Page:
Strong Museum

Adaptive Play at The Strong Museum

Oct 21, 2019
The Strong - Museum of Play/Facebook

The non-profit group Endless Highway teamed up with The Strong National Museum of Play for its first Adaptive Day of Play for youth and families living with physical disabilities on Sunday.

The idea is to create more inclusive family experiences, and more than 90 people participated.

Endless Highway founder Bob Tortorella says that The Strong has always been a place of inclusivity for families with children with disabilities.


The big expansion project at The Strong museum will mean some changes to how people access that facility starting on Tuesday.

The museum will have a new, temporary entrance, with all visitors having to enter the museum through the Howell Street entrance.

Strong Museum spokesman Shane Rhinewald it’s all part of the multi-year expansion plan.

Tianna Manon/WXXI news

You don’t often see groundbreaking ceremonies led by children wearing hard hats, riding in on toy construction vehicles.

But that’s exactly how the Strong National Museum of Play broke ground Thursday on a 100,000 square foot expansion. That expansion will bring a new, larger atrium and entrance to the museum and include new exhibits like women in gaming, a ropes course, updated outdoor play area and parking garage.

white house photo

Nancy Reagan was not a regular visitor to Rochester, according to what WXXI News has turned up Sunday.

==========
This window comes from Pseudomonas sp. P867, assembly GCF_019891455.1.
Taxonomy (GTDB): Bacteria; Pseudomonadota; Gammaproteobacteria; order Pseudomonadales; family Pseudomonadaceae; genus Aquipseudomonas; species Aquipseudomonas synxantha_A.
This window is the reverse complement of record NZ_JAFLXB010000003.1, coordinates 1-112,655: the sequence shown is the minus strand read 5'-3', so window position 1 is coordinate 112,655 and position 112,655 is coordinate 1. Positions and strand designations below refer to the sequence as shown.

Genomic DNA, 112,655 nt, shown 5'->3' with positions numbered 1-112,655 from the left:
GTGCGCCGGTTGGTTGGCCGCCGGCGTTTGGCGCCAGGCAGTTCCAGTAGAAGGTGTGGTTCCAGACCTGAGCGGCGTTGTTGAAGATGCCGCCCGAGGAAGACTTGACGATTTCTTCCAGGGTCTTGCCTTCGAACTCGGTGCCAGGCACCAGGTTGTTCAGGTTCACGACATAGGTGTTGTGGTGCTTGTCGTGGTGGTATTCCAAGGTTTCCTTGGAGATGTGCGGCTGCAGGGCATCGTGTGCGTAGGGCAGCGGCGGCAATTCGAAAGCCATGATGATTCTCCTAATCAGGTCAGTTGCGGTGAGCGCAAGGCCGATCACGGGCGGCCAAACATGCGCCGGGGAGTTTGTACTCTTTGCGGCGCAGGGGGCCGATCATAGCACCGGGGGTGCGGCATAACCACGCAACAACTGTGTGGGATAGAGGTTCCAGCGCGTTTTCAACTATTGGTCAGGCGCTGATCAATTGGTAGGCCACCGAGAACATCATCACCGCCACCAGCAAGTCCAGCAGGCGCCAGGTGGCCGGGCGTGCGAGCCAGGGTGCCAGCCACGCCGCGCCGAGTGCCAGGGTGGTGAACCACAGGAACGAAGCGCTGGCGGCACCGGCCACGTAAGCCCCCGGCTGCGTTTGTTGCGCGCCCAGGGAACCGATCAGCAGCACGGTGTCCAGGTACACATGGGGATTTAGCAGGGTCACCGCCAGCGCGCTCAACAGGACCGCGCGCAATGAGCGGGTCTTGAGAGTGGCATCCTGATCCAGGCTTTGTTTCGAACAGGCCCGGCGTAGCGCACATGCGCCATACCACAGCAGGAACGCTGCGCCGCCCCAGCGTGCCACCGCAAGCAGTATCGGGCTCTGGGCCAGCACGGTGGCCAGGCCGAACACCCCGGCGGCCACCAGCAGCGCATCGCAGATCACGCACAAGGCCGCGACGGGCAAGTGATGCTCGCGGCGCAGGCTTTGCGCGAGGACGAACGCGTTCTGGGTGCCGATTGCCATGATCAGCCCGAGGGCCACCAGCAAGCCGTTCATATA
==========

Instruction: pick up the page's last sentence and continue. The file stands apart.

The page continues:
She may have accompanied husband Ronald for a campaign stop on November 1, 1984. President Reagan spoke at 3 pm at the then Rochester War Memorial on a blitz from Boston to Rochester to Minnesota.

Nancy Reagan did appreciate the Strong Museum. UPI reported in 1983 that the museum provided 12-hundred antique dolls and dollhouse furniture to decorate the tree in the Blue Room of the White House using an "old-fashioned" theme.

Veronica Volk / WXXI

Doctor Martin Luther King Jr. was celebrated and remembered in different ways across Rochester.

The Eastman Theater held it's 30th annual MLK Celebration. People came together in Kodak Hall to reflect on the life of Dr King, and the importance of his message at a time when racial tension across the country seems so high. Local and state officials, residents, and performers gathered to celebrate by listening, speaking, and singing.

Mayor Lovely Warren began with her favorite King quote.